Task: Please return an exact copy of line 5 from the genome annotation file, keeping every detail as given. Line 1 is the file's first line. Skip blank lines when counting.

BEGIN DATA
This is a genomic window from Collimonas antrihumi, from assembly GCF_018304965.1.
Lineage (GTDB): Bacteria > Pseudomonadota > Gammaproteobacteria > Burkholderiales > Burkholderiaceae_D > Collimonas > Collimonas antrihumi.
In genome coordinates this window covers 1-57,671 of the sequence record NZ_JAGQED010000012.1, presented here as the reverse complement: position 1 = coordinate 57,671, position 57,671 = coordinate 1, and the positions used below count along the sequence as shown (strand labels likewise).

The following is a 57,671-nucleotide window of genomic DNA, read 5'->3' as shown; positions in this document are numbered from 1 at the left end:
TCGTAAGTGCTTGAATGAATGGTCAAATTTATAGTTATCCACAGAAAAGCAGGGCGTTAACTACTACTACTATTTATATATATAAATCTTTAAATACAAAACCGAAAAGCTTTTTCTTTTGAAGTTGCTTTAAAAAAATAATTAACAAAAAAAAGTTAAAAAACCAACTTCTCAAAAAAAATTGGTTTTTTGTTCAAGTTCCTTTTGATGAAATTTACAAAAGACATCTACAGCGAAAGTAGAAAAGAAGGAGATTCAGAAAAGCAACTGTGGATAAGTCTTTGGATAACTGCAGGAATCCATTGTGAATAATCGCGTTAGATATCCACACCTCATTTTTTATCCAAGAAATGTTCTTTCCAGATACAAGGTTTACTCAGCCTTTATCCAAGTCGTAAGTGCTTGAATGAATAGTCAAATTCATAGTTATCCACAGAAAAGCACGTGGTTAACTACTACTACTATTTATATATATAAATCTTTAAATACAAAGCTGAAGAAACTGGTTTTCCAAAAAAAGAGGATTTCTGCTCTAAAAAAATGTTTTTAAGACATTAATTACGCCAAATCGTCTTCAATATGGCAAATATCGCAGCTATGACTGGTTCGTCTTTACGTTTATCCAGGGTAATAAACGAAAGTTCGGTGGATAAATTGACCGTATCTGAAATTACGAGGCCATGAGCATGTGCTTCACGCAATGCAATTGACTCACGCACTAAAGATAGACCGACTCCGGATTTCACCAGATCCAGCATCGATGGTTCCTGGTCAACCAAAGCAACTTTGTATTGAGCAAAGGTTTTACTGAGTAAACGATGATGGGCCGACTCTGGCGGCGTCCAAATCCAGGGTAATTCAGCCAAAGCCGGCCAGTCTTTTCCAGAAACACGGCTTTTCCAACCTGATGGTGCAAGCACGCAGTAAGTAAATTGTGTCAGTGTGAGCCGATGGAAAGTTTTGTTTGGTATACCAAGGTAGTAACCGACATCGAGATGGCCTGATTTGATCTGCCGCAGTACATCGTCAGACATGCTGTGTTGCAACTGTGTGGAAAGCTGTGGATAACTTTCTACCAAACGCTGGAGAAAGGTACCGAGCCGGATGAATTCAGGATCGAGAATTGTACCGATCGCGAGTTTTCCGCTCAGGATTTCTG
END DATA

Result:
TCGTAAGTGCTTGAATGAATGGTCAAATTTATAGTTATCCACAGAAAAGCAGGGCGTTAACTACTACTACTATTTATATATATAAATCTTTAAATACAAAACCGAAAAGCTTTTTCTTTTGAAGTTGCTTTAAAAAAATAATTAACAAAAAAAAGTTAAAAAACCAACTTCTCAAAAAAAATTGGTTTTTTGTTCAAGTTCCTTTTGATGAAATTTACAAAAGACATCTACAGCGAAAGTAGAAAAGAAGGAGATTCAGAAAAGCAACTGTGGATAAGTCTTTGGATAACTGCAGGAATCCATTGTGAATAATCGCGTTAGATATCCACACCTCATTTTTTATCCAAGAAATGTTCTTTCCAGATACAAGGTTTACTCAGCCTTTATCCAAGTCGTAAGTGCTTGAATGAATAGTCAAATTCATAGTTATCCACAGAAAAGCACGTGGTTAACTACTACTACTATTTATATATATAAATCTTTAAATACAAAGCTGAAGAAACTGGTTTTCCAAAAAAAGAGGATTTCTGCTCTAAAAAAATGTTTTTAAGACATTAATTACGCCAAATCGTCTTCAATATGGCAAATATCGCAGCTATGACTGGTTCGTCTTTACGTTTATCCAGGGTAATAAACGAAAGTTCGGTGGATAAATTGACCGTATCTGAAATTACGAGGCCATGAGCATGTGCTTCACGCAATGCAATTGACTCACGCACTAAAGATAGACCGACTCCGGATTTCACCAGATCCAGCATCGATGGTTCCTGGTCAACCAAAGCAACTTTGTATTGAGCAAAGGTTTTACTGAGTAAACGATGATGGGCCGACTCTGGCGGCGTCCAAATCCAGGGTAATTCAGCCAAAGCCGGCCAGTCTTTTCCAGAAACACGGCTTTTCCAACCTGATGGTGCAAGCACGCAGTAAGTAAATTGTGTCAGTGTGAGCCGATGGAAAGTTTTGTTTGGTATACCAAGGTAGTAACCGACATCGAGATGGCCTGATTTGATCTGCCGCAGTACATCGTCAGACATGCTGTGTTGCAACTGTGTGGAAAGCTGTGGATAACTTTCTACCAAACGCTGGAGAAAGGTACCGAGCCGGATGAATTCAGGATCGAGAATTGTACCGATCGCGAGTTTTCCGCTCAGGATTTCTG